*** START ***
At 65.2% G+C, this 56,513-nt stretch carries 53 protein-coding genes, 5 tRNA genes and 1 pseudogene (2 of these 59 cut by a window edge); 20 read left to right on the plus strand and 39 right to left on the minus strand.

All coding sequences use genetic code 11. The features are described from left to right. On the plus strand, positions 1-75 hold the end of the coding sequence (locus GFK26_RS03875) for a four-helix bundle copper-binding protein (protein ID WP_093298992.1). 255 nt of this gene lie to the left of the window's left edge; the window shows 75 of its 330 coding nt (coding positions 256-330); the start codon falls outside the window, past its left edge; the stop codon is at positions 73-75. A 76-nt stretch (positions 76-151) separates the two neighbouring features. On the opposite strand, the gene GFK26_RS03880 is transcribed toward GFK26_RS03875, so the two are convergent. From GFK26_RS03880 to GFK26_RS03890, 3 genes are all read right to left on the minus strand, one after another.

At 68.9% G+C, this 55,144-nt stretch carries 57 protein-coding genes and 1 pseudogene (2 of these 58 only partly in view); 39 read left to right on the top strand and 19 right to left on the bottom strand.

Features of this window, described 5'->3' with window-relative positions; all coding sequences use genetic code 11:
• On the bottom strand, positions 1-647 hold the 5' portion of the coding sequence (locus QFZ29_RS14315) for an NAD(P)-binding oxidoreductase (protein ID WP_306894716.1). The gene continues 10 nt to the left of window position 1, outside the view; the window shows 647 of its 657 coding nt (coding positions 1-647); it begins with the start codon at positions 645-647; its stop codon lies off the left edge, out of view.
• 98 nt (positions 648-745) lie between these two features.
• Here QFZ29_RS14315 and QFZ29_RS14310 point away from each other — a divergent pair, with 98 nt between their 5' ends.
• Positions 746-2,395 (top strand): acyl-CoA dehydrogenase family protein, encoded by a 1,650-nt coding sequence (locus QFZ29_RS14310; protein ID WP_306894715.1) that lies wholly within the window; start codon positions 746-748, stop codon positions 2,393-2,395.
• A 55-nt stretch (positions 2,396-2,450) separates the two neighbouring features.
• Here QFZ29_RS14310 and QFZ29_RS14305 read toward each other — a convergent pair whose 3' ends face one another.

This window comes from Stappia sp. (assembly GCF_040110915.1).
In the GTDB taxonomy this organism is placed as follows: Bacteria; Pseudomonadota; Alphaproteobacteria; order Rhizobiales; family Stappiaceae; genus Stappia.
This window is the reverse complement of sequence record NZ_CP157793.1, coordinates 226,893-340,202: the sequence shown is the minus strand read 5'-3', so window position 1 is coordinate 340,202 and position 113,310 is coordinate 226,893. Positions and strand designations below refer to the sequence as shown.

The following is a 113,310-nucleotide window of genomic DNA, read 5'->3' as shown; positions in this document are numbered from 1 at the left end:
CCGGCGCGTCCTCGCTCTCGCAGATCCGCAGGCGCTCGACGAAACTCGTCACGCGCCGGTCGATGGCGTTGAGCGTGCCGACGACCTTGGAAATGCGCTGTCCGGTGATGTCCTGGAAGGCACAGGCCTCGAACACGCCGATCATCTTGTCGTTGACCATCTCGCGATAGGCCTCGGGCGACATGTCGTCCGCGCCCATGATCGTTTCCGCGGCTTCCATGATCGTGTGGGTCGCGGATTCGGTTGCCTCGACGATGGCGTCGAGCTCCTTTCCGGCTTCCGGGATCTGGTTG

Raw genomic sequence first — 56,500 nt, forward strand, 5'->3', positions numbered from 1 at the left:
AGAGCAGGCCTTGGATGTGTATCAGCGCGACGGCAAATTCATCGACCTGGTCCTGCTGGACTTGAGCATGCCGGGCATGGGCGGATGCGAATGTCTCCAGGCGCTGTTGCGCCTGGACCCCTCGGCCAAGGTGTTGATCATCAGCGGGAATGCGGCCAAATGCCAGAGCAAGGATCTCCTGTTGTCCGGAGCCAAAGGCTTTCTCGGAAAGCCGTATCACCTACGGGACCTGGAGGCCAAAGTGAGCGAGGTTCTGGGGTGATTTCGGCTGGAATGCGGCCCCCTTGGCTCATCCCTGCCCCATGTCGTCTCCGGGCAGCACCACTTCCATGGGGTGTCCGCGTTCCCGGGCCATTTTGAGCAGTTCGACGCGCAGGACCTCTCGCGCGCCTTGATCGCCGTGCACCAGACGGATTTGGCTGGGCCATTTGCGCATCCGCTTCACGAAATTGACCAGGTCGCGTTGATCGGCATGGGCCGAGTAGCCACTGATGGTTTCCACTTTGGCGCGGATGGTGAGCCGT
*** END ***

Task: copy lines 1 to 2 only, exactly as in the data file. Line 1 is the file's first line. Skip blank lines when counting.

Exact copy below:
At 65.2% G+C, this 56,513-nt stretch carries 53 protein-coding genes, 5 tRNA genes and 1 pseudogene (2 of these 59 cut by a window edge); 20 read left to right on the plus strand and 39 right to left on the minus strand.

All coding sequences use genetic code 11. The features are described from left to right. On the plus strand, positions 1-75 hold the end of the coding sequence (locus GFK26_RS03875) for a four-helix bundle copper-binding protein (protein ID WP_093298992.1). 255 nt of this gene lie to the left of the window's left edge; the window shows 75 of its 330 coding nt (coding positions 256-330); the start codon falls outside the window, past its left edge; the stop codon is at positions 73-75. A 76-nt stretch (positions 76-151) separates the two neighbouring features. On the opposite strand, the gene GFK26_RS03880 is transcribed toward GFK26_RS03875, so the two are convergent. From GFK26_RS03880 to GFK26_RS03890, 3 genes are all read right to left on the minus strand, one after another.